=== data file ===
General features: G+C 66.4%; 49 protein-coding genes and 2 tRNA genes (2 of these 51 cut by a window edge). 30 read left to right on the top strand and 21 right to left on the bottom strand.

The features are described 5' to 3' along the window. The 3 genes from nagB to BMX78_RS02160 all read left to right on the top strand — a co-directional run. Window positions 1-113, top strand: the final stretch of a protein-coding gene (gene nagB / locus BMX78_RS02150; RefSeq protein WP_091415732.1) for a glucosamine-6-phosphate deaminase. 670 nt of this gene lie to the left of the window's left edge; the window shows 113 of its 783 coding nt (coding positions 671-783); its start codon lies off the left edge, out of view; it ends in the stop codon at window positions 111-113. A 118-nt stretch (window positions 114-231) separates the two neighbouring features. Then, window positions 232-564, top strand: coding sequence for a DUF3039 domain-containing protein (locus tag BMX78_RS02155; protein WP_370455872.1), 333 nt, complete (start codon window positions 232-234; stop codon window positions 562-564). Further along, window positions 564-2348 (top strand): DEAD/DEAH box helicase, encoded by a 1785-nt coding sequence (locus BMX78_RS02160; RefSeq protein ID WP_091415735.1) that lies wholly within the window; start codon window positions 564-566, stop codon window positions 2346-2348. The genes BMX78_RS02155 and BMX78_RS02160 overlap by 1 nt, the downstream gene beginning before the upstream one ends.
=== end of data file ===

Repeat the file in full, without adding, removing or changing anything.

General features: G+C 66.4%; 49 protein-coding genes and 2 tRNA genes (2 of these 51 cut by a window edge). 30 read left to right on the top strand and 21 right to left on the bottom strand.

The features are described 5' to 3' along the window. The 3 genes from nagB to BMX78_RS02160 all read left to right on the top strand — a co-directional run. Window positions 1-113, top strand: the final stretch of a protein-coding gene (gene nagB / locus BMX78_RS02150; RefSeq protein WP_091415732.1) for a glucosamine-6-phosphate deaminase. 670 nt of this gene lie to the left of the window's left edge; the window shows 113 of its 783 coding nt (coding positions 671-783); its start codon lies off the left edge, out of view; it ends in the stop codon at window positions 111-113. A 118-nt stretch (window positions 114-231) separates the two neighbouring features. Then, window positions 232-564, top strand: coding sequence for a DUF3039 domain-containing protein (locus tag BMX78_RS02155; protein WP_370455872.1), 333 nt, complete (start codon window positions 232-234; stop codon window positions 562-564). Further along, window positions 564-2348 (top strand): DEAD/DEAH box helicase, encoded by a 1785-nt coding sequence (locus BMX78_RS02160; RefSeq protein ID WP_091415735.1) that lies wholly within the window; start codon window positions 564-566, stop codon window positions 2346-2348. The genes BMX78_RS02155 and BMX78_RS02160 overlap by 1 nt, the downstream gene beginning before the upstream one ends.